Eve of Christmas and I am reflecting on my year of immigration issues at home and Morocco. It's been another year of immigration strain and worry. Omar's application for Citizenship is only now being considered after eight years of being in a relationship and living in Morocco and Scotland. In the middle of Omar's recent citizenship application the rules changed again and we had to spend hundreds on passing another english exam to meet the revised rules. Over the years I have learned how to lobby Scottish politicians who in turn have lobbied the Westminster government after different immigration applications have been rejected and reconsidered. Over the years I have been summoned to court in Govan, Glasgow to represent our immigration case, I have waded through lenghty and complex immigration forms which assume a high degree of literacy and are subject to constant change even in the midst of an application; this year I have lobbied in a right-wing climate of anti-immigration policy as I have experienced the difficulties of bringing my mother-in-law and sister-in-law to Scotland. Earlier this year Omar's mother, my mother-in-law Zahra Ouargha, was diagnosed with a very rare form of skin cancer and has struggled with poor diagnosis and treatment in Morocco. Following unsuccessful surgery earlier in the year, she is now in the horrific situation of receiving no treatment or medication in Morocco. I have tried to bring her here on a private medical visa but after consulting private medical doctors here, I have discovered that they can not advocate to bring her here for treatment when they haven't seen her as it is against the general medical council ethics. I have stayed up late writing to my local MP about this "Catch 22" situation who has written to the current foreign secretary. We are still awaiting an outcome of this... I travelled to Morocco three weeks ago with Malika and Ameenah to visit Zahra and as always it is those closest to the person who is ill who suffers the most; Fatima my sister-in-law is really struggling to cope with her mothers illness. My husband is going through all the classic stages of grief outlined by the psychodynamic theorist Kubler-Ross; he's stuck in denial and anger which has been hard to deal with. So while my pictures from Morocco may portray a happy and colourful trip, behind the trip was a sense of sadness, grief and frustration at the bloody frustrating fact that while Zahra is dying, she is receiving no medical treatment or pallitative care. We hope for news soon that she can come and spend some time with us here in Scotland, either that or we will be Morocco bound soon.....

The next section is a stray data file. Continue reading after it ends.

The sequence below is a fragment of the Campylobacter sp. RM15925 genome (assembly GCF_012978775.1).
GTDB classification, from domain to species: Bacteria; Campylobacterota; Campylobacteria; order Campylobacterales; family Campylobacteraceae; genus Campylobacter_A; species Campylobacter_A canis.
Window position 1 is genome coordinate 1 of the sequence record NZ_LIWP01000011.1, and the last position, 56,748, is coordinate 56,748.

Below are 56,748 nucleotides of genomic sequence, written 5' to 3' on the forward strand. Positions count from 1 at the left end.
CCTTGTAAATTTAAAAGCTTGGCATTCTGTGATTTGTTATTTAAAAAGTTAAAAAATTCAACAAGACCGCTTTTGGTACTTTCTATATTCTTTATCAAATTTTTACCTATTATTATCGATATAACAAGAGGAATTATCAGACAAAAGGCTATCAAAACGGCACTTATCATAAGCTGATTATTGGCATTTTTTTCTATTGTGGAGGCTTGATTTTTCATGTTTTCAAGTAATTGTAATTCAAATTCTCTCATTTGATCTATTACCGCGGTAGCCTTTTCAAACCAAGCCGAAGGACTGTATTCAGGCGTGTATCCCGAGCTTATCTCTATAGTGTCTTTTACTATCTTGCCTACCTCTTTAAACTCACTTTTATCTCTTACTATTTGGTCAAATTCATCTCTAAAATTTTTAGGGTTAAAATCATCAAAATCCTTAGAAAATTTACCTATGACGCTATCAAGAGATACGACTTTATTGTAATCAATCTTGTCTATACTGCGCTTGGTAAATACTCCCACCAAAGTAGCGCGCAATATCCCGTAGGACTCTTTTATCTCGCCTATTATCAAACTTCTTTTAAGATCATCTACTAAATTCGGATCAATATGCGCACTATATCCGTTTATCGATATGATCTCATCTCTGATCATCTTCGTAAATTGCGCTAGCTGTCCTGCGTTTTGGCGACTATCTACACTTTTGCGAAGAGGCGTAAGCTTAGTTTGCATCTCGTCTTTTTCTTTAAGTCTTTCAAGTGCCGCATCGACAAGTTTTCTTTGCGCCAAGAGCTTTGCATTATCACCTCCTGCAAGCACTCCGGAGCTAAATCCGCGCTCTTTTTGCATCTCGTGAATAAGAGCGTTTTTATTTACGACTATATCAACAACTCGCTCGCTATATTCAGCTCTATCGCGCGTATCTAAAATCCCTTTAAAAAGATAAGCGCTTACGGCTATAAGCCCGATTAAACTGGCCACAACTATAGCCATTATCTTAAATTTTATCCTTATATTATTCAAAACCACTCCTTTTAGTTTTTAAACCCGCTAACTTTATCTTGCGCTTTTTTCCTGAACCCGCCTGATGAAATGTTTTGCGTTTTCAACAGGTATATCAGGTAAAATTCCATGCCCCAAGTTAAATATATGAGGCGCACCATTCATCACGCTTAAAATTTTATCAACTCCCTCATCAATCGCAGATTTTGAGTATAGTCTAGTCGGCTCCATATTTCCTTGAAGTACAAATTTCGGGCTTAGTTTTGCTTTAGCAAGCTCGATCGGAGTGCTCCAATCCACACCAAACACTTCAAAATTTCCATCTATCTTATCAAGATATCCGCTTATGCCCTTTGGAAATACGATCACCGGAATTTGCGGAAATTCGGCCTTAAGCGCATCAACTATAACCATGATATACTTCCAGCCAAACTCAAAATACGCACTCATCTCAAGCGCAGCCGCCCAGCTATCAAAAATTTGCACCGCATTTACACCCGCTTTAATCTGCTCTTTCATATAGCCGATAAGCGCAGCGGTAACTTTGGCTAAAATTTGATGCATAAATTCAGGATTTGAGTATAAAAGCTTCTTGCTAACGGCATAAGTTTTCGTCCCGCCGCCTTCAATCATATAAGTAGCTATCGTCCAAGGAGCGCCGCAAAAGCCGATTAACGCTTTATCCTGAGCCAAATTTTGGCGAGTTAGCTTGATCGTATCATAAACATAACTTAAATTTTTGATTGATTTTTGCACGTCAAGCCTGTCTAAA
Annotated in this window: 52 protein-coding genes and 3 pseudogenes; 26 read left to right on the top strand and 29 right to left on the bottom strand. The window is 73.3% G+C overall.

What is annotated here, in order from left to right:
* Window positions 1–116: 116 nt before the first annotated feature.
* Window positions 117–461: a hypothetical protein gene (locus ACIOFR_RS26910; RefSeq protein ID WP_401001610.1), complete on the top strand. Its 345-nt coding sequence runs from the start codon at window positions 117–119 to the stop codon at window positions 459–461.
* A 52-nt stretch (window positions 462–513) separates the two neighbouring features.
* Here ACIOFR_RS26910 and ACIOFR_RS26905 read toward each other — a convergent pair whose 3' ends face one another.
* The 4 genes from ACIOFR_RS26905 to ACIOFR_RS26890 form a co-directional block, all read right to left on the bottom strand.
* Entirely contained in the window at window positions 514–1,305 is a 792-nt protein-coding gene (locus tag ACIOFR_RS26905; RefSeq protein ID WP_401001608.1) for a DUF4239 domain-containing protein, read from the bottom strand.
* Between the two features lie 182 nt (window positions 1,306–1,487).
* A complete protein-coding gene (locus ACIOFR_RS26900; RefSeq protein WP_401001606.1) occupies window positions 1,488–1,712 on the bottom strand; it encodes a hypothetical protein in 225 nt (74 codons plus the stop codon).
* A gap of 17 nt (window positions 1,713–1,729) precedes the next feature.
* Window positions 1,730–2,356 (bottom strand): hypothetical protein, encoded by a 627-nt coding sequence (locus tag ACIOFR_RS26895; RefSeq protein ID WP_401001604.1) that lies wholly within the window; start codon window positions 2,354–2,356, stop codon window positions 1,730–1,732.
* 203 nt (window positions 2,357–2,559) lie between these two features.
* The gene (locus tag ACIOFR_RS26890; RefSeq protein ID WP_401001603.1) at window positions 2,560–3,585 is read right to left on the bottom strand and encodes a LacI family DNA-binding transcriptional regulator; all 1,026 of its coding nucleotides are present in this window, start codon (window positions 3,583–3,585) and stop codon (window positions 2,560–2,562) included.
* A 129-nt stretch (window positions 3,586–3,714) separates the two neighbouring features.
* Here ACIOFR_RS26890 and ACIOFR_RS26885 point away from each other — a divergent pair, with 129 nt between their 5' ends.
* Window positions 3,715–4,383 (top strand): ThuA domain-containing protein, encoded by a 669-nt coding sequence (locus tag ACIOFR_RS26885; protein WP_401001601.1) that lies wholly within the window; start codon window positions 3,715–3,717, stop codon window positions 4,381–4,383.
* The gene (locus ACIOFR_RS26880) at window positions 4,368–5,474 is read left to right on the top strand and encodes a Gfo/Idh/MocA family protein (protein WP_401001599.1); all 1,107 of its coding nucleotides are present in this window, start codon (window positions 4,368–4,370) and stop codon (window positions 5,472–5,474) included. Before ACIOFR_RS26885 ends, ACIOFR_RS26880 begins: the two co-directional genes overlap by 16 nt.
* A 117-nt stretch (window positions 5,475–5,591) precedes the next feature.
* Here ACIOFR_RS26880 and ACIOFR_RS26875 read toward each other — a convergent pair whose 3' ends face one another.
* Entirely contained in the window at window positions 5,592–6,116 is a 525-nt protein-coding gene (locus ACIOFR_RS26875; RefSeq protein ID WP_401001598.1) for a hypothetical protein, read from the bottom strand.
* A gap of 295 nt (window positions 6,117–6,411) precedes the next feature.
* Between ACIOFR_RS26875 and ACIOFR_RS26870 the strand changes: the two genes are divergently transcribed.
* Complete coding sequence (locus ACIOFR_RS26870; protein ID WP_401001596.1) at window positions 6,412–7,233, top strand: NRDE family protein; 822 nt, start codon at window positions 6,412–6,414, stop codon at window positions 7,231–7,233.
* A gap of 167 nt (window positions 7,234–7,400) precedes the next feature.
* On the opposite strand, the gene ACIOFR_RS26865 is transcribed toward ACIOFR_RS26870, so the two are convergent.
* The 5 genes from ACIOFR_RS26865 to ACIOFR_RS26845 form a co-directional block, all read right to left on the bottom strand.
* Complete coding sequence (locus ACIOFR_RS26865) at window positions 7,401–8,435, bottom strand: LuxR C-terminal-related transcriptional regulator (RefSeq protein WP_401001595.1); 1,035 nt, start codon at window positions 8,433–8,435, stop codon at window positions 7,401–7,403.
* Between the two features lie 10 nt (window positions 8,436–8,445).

We were absolutely delighted to have the opportunity to review this CD as part of the Multicultural Kids Blog.